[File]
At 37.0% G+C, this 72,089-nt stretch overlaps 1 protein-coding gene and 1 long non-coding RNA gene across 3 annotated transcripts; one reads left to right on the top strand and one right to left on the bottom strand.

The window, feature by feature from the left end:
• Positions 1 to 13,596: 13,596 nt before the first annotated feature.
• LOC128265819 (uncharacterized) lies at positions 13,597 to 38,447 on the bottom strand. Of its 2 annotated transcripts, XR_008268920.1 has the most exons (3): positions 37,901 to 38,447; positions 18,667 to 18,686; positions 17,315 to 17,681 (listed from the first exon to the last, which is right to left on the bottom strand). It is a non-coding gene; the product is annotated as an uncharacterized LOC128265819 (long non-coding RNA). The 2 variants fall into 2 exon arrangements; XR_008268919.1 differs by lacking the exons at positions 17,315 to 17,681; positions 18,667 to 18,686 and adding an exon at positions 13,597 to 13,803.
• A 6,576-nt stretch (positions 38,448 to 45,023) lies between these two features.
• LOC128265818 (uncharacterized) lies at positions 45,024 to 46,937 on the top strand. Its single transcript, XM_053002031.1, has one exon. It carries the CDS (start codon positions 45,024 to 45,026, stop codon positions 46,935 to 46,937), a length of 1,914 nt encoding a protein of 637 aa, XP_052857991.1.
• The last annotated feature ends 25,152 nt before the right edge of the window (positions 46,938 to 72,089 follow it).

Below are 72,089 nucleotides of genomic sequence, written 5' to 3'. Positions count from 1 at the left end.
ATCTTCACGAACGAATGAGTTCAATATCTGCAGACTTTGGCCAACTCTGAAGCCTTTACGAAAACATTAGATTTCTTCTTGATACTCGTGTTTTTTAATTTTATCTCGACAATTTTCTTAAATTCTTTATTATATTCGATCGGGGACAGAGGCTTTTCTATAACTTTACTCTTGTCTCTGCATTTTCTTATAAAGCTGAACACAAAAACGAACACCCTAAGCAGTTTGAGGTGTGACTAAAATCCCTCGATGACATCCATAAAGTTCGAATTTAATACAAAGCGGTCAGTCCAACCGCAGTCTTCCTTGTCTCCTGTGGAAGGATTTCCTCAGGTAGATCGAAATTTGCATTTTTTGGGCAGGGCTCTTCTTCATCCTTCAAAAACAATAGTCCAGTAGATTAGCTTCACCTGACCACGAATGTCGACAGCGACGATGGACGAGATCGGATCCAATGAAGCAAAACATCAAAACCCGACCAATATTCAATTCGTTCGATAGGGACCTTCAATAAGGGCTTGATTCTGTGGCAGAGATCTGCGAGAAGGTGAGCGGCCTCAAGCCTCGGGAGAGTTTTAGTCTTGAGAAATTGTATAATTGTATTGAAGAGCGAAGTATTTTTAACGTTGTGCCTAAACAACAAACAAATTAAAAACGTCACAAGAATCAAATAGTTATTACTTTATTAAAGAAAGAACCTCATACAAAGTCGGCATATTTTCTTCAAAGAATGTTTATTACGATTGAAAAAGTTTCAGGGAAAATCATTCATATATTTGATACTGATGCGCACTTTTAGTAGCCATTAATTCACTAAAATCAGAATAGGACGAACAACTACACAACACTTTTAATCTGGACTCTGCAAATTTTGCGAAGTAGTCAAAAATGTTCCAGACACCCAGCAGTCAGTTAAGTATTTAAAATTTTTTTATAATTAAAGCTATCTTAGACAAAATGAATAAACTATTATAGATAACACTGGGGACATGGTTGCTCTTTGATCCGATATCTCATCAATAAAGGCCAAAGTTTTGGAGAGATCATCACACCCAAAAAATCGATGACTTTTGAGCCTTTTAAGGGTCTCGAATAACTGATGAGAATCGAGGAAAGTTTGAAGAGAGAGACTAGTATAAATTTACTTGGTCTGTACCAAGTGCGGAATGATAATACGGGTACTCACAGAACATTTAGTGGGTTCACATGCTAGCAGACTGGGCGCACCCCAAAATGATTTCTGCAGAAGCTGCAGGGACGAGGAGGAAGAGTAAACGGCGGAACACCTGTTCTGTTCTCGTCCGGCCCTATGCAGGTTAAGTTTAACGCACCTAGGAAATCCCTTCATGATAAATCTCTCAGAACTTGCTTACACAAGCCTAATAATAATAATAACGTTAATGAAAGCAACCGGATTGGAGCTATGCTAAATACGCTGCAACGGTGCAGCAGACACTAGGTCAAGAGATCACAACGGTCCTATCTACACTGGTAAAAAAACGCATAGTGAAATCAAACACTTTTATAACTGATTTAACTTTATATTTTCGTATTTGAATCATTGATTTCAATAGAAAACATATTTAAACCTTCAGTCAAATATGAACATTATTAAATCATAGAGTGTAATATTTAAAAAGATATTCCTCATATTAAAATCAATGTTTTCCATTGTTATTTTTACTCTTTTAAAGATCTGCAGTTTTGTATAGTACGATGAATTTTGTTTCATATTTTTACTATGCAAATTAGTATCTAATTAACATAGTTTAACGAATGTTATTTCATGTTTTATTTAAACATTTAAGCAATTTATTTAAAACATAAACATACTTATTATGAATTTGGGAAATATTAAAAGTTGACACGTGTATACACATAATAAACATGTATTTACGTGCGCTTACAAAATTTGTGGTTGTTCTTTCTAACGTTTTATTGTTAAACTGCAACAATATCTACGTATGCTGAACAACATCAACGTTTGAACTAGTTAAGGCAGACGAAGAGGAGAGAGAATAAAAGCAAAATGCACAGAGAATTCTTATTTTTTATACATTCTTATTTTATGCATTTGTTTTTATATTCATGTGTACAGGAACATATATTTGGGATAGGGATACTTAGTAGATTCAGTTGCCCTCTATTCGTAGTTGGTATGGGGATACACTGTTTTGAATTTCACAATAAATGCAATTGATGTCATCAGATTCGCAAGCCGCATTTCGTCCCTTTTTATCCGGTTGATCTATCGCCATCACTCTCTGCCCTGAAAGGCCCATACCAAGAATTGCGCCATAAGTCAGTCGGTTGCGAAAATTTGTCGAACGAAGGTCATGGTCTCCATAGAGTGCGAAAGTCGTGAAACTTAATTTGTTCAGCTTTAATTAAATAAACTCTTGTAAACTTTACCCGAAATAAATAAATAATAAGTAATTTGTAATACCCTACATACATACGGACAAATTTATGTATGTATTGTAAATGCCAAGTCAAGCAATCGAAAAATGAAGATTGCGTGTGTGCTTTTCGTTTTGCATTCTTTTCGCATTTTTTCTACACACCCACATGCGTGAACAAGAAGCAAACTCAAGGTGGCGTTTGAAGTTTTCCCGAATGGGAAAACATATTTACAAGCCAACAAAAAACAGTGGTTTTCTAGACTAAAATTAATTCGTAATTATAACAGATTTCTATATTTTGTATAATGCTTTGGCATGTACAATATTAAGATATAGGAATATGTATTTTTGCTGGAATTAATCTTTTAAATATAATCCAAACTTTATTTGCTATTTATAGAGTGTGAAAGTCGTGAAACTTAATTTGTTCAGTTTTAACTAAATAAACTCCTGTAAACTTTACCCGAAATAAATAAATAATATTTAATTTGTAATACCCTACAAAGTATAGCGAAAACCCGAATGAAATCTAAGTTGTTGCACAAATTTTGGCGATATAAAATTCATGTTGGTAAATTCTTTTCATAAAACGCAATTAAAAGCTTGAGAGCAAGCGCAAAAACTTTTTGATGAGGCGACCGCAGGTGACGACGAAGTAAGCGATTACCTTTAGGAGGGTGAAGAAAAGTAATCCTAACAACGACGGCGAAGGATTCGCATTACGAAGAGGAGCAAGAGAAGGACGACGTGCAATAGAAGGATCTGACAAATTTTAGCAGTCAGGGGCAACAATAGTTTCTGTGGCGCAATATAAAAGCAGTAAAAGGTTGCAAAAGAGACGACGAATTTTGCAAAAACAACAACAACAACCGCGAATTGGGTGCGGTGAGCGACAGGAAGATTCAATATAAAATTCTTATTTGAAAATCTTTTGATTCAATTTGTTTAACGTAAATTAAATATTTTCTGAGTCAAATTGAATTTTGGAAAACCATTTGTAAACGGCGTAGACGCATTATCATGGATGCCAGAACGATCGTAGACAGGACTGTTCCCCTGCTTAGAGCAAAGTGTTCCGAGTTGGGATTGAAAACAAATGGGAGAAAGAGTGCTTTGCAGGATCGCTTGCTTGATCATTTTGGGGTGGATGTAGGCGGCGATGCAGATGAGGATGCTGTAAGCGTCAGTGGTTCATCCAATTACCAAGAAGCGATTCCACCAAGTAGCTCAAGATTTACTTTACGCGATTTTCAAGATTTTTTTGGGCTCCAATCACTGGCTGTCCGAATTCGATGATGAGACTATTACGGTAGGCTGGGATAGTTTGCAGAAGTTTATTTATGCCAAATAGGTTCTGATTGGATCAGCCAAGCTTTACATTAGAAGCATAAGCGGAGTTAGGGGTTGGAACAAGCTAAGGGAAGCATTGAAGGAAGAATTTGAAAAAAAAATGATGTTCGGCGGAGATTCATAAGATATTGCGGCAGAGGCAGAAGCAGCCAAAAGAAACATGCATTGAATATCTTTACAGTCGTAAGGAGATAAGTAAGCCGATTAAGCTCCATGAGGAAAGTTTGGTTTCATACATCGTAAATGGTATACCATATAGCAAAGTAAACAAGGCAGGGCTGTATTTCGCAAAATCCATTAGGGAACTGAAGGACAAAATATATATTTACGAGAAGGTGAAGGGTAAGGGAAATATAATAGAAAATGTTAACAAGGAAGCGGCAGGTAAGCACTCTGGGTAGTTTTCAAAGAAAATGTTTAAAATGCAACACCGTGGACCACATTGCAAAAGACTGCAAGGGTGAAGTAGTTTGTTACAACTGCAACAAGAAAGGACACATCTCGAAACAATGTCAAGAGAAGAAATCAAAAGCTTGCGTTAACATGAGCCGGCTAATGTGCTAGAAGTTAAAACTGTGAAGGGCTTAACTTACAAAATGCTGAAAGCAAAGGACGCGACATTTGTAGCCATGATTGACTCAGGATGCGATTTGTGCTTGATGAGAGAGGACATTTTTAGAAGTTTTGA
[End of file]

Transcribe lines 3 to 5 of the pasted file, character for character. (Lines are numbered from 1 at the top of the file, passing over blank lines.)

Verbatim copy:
• Positions 1 to 13,596: 13,596 nt before the first annotated feature.
• LOC128265819 (uncharacterized) lies at positions 13,597 to 38,447 on the bottom strand. Of its 2 annotated transcripts, XR_008268920.1 has the most exons (3): positions 37,901 to 38,447; positions 18,667 to 18,686; positions 17,315 to 17,681 (listed from the first exon to the last, which is right to left on the bottom strand). It is a non-coding gene; the product is annotated as an uncharacterized LOC128265819 (long non-coding RNA). The 2 variants fall into 2 exon arrangements; XR_008268919.1 differs by lacking the exons at positions 17,315 to 17,681; positions 18,667 to 18,686 and adding an exon at positions 13,597 to 13,803.
• A 6,576-nt stretch (positions 38,448 to 45,023) lies between these two features.